It’s held at the Circuit des 24 Heures or “Circuit de la Sarthe” in northern France, which sits between the towns of Le Mans to the north and Mulsanne to the south. The latter gives the circuit one of motorsport’s most evocative strips of tarmac - the Mulsanne Straight - as well as the tight Mulsanne corner that brings about its end.
The circuit layout has changed little since the Second World War, but some sections, including the run down towards the Indianapolis and Arnage, have remained largely the same - reprofiling and circuit safety measures aside - since 1923. Probably the biggest change in recent memory was the introduction of two chicanes along the Mulsanne Straight, in 1990. Prior to this, some competitors had topped 250mph along its 3.7-mile length.
Overall, the current layout of the circuit comes in at 13.629 kilometres, or just under 8.47 miles.
Who races at the Le Mans 24 Hours?
This year the provisional entry list comprised 60 runners, split across four classes: LM P1, LM P2, LM GTE Pro, and LM GTE Am. There were no 'Innovative class' entries in 2017 - last year Oak Racing fielded an LM P2 car with a quad-amputee driver, Frédéric Sausset at the wheel, and the class has previously seen entries such as the DeltaWing and Nissan ZEOD RC.
The biggest change for 2017 was that Audi Sport were not be present, having closed down its World Endurance Championship program. That left LM P1 looking a little stark at the top, with two entries from Porsche (919 Hybrid), three from current WEC leaders Toyota Gazoo Racing (TS050 Hybrid) and one from the Bykolles Racing Team, powered by Nismo.
LM P2 was the busiest prototype class with 25 entries, while GTE class cars are those based off road-going vehicles, including the Ferrari 488 GTE, Chevy Corvette C7.R, Porsche 911 RSR, Aston Martin Vantage, and last year's winners, Ford Chip Ganassi with the Ford GT.
How can I watch the Le Mans 24 Hours?
If you’re planning to be there in person - and you’re cutting it fine if you haven’t already organised something - Le Mans is one of the great motorsport experiences.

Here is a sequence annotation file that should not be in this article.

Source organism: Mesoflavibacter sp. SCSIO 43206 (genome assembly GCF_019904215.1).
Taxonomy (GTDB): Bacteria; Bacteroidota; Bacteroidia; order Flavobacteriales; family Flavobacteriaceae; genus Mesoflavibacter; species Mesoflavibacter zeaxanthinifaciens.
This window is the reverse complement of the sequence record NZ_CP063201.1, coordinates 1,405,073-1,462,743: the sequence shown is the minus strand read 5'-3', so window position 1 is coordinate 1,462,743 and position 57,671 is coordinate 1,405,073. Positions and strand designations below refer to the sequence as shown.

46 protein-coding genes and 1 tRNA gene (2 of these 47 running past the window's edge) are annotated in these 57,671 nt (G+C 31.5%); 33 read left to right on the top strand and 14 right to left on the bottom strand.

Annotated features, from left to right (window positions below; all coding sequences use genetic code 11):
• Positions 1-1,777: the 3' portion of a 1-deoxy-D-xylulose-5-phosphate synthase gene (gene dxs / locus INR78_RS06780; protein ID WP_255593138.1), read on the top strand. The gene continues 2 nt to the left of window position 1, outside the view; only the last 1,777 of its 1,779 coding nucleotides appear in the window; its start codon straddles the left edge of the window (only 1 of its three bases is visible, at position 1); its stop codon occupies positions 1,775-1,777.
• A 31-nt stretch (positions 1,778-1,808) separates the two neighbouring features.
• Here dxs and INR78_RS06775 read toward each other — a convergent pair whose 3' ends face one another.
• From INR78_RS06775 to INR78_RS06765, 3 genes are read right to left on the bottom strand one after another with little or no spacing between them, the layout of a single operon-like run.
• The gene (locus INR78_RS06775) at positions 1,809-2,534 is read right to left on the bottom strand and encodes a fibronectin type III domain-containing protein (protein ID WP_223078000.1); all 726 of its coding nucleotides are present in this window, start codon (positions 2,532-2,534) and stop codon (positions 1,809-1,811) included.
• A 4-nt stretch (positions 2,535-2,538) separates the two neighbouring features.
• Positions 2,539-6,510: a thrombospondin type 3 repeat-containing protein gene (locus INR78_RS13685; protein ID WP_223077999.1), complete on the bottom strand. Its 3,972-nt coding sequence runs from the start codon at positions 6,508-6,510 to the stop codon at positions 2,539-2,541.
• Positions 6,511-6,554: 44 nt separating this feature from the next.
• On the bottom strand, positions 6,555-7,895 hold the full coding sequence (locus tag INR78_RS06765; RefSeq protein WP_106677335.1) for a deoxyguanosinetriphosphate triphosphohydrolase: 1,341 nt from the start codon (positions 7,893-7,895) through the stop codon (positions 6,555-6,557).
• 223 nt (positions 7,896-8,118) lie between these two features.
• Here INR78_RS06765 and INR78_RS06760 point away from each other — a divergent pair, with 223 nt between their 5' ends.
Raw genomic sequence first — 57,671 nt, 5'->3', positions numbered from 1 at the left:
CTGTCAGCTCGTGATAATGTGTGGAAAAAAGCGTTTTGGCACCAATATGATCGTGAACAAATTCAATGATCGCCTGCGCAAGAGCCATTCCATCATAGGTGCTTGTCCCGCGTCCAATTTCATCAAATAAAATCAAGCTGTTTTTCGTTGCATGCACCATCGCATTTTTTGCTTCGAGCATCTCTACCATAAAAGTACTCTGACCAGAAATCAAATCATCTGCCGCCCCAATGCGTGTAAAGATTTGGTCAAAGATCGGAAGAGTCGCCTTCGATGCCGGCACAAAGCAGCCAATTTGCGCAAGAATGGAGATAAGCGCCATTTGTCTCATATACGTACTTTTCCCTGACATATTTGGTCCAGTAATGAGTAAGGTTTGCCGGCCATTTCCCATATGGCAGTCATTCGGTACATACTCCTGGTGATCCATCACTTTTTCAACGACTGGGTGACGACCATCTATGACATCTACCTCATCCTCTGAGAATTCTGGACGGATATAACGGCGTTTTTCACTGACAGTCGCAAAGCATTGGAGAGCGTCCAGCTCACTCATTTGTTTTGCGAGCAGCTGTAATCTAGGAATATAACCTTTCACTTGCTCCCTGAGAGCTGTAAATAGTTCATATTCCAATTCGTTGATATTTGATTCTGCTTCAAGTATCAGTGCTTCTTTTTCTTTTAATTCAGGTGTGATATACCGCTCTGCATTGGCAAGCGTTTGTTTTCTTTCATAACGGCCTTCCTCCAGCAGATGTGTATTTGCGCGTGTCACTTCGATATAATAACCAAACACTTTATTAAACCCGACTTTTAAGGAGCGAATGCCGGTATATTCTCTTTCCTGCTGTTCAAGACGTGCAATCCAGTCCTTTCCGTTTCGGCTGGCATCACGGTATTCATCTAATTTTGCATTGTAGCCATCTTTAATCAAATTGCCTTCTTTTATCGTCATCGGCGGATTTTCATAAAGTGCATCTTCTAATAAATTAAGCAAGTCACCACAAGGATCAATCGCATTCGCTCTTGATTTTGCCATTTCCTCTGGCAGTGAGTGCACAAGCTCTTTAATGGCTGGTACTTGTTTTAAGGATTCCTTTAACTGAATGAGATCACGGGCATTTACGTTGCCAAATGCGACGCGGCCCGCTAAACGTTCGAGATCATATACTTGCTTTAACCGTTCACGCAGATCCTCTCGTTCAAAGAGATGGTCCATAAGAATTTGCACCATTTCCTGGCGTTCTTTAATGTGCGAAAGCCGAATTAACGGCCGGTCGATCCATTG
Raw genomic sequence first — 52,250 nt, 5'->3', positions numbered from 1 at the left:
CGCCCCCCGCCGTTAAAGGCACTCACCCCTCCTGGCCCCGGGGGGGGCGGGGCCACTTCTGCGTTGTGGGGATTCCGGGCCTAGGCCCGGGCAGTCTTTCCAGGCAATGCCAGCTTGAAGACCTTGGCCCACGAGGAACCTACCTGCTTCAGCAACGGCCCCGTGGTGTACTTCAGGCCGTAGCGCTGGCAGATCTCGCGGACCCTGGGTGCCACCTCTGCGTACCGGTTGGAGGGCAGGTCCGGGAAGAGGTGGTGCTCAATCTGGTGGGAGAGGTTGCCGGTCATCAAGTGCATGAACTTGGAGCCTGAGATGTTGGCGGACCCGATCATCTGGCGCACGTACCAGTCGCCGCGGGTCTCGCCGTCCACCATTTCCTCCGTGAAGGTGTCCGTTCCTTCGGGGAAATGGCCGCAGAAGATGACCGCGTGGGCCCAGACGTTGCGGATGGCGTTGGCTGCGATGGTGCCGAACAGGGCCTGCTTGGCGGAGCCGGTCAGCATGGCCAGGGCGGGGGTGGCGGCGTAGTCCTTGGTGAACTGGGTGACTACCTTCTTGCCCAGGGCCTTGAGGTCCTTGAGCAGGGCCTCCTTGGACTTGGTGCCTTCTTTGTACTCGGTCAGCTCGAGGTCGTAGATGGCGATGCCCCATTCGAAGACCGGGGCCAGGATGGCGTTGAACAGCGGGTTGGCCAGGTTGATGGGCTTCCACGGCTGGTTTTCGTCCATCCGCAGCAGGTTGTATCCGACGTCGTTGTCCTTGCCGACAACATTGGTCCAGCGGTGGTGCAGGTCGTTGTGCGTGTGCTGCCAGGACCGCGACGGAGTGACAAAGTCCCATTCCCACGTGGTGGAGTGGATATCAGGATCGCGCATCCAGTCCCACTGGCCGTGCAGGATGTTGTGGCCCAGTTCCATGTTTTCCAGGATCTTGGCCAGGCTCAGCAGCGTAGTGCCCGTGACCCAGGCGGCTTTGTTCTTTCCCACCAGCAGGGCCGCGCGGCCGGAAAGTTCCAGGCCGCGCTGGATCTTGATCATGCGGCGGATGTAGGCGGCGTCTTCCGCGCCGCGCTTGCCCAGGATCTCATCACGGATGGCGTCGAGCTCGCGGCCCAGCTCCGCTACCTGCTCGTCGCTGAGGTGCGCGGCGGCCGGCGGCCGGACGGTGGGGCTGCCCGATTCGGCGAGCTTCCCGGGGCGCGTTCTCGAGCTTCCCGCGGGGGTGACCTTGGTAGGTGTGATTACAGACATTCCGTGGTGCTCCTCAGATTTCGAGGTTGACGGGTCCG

It’s hard to know where to start. You can choose to stay up for the entire race, appreciating the incredible spectacle of the cars racing through the Porsche Curves or the Esses at night and seeing the sun rise through the Dunlop bridge. If you get some sleep, there’s the unique experience of waking up in the morning to the sound of cars still circulating - or the odd sensation, under full-course yellow flags, of hearing the track go silent. You could simply listen to the race on the brilliant Radio Le Mans feed and spend the weekend getting drunk in a muddy campsite, an option chosen by thousands every year.
And if you’re at home? Well, the radio feed is your constant companion. If you want to flop in front of the TV then the whole event is broadcast on Eurosport, which starts its official coverage at from Wednesday June 14th and broadcasts the entire race live. It’s worth searching some of the front-running teams on the day, too - in the past, teams like Audi and Nissan have broadcast live, 24-hour on-board feeds from their cars.
Why should I bother?
Because every single year, the racing action at Le Mans belies the race’s length. While a 24-hour event is undoubtedly a test of endurance, the top teams are now so technologically advanced and have developed cars of such reliability that they can effectively race flat out for the entire day.
And while mishaps and mechanical maladies do still occur, that’s all part of the drama.